C# Random

last modified June 16, 2022

In this article we show how to generate random values in C# with the built-in Random class.

The Random class represents a pseudo-random number generator, which is an algorithm that produces a sequence of numbers that meet certain statistical requirements for randomness.

Random number generator

Random number generator (RNG) generates a set of values that do not display any distinguishable patterns in their appearance. There are two categories of random number generators: hardware random-number generators and pseudo-random number generators. Hardware random-number generators are believed to produce genuine random numbers. Pseudo-random number generators generate values based on software algorithms; they produce values that look random. But these values are deterministic and can be reproduced, if the algorithm is known.

Random generators are used in gambling, gaming, simulations, or cryptography.

Note: For security purposes, cryptographically secure pseudo-random number generators must be used.

To improve the pseudo random-number generators, operating systems use environmental noise collected from device drivers, user input latency, or jitter from one or more hardware components. This is the core of the cryptographically secure pseudo-random number generators.

The seed

The seed is a value which initializes the random number generator. Random number generators produce values by performing some operation on a previous value. When the algorithm starts, the seed is the initial value on which the generator operates. The most important and difficult part of the generators is to provide a seed that is close to a truly random number.

var rnd = new Random();

This constructor creates a random number generator with a default seed.

Note: Since 2016, in .NET Core the default seed has been changed from Environment.TickCount to Guid.NewGuid().GetHashCode(). It is safe to create several random instances in a loop.

C# random numbers

In the first example, we generate some random numbers.

var rand = new Random();


var buf = new byte[8];

Console.WriteLine(string.Join(" ", buf));

The example generates and prints random doubles, integers, and bytes.

var rand = new Random();

A new instance of the Rando class is created.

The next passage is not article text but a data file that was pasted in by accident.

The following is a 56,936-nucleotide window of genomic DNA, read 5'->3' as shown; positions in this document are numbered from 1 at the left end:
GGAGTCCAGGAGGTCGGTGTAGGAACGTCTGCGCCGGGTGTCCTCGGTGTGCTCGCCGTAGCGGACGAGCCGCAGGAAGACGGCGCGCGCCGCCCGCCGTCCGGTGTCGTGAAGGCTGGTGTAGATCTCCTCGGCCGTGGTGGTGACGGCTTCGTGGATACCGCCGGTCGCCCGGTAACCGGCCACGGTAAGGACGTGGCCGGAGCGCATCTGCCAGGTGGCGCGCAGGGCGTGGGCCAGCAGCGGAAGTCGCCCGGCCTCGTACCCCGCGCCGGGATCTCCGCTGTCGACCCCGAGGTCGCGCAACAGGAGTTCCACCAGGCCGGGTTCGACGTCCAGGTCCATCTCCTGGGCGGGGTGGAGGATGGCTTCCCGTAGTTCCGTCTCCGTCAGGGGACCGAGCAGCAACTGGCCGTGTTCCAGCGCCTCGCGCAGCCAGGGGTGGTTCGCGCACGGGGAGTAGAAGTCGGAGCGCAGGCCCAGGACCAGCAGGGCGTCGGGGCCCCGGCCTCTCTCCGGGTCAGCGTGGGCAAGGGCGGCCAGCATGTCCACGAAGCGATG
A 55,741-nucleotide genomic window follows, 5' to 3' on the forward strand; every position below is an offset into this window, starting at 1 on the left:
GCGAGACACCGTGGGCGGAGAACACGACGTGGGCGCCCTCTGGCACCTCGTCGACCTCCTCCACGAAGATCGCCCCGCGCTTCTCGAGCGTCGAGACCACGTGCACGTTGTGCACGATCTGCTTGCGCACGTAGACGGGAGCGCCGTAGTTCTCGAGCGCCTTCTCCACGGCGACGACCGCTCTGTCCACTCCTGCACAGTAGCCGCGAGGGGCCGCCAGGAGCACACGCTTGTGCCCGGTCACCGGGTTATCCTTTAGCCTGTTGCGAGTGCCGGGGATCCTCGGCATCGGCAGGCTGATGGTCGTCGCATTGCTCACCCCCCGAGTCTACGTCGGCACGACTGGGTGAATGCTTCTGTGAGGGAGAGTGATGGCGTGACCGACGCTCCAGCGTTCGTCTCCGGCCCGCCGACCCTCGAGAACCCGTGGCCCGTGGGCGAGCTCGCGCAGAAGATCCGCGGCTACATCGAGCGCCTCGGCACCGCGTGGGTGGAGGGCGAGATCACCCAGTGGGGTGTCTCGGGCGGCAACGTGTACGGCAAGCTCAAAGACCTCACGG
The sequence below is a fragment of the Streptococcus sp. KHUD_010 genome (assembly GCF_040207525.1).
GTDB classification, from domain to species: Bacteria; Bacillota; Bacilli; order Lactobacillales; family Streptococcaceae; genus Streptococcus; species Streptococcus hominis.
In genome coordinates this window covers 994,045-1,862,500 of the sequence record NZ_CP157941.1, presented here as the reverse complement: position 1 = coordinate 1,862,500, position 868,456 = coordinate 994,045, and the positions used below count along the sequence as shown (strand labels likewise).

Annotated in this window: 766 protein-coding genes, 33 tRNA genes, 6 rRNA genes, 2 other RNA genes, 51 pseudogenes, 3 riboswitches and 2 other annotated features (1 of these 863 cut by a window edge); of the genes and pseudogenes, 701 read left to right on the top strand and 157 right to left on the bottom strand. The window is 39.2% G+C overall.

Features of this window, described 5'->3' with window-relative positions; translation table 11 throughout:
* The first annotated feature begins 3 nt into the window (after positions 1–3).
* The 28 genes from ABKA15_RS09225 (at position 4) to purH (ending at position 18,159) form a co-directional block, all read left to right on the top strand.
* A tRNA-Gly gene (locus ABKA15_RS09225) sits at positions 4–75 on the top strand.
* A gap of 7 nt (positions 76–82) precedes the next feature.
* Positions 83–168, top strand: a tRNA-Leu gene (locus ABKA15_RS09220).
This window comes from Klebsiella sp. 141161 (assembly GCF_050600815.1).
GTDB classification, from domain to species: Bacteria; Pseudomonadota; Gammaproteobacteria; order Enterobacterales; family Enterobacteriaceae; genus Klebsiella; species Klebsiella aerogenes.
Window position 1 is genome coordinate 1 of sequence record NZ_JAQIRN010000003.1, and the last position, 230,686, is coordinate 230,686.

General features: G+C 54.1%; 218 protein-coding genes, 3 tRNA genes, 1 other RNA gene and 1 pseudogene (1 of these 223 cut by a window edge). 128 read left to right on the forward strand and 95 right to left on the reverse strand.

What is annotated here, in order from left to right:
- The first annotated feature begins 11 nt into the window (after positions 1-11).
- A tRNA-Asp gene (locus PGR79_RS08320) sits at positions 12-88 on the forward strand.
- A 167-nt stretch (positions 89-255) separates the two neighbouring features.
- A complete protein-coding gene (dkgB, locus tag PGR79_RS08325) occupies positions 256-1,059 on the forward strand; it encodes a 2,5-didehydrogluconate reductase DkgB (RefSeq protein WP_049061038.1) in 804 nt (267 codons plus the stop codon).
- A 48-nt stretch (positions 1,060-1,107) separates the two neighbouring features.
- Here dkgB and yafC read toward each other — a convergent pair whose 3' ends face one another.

The NextDouble method returns a random floating-point number that is greater than or equal to 0.0, and less than 1.0.


The NextInt64 method returns a non-negative random integer.

var buf = new byte[8];

We create an array of random bytes with NextBytes method; it fills the elements of a specified array of bytes with random numbers.

$ dotnet run
149 132 170 234 101 204 104 37

C# random Next

The Next method returns a random integer. We can specify the lower and upper limits for the random numbers.

There are three overloaded methods:

var rand = new Random();

Console.WriteLine(rand.Next(10, 20));

The example prints three random numbers.

$ dotnet run

C# pick random element

In the next example, we pick a random element from a collection.

var rand = new Random();

var vals = new List<int> {1, 2, 3, 4, 5, 6, 7, 8};

var r1 = vals[rand.Next(vals.Count)];
var r2 = vals[rand.Next(vals.Count)];


We print two elements randomly from a list of integers. The upper limit is non-inclusive, therefore; we do not get an out of range exception.

$ dotnet run

C# shuffle list

In the following example, we shuffle lists.

var rng = new Random();

var vals = new List<int> { 1, 2, 3, 4, 5, 6 };
var words = new List<string> { "sky", "blue", "war", "toy", "tick" };


foreach (var e in vals)
    Console.Write($"{e} ");


foreach (var e in words)
    Console.Write($"{e} ");


void Shuffle<T>(IList<T> vals)
    int n = vals.Count;

    while (n > 1)
        int k = rng.Next(n + 1);

        T value = vals[k];

        vals[k] = vals[n];
        vals[n] = value;

In the example, we create a generic Shuffle method which randomly rearranges the elements of a list.

$ dotnet run
2 1 3 4 6 5 
blue war sky tick toy 

In this tutorial we have generated random values in C# language.

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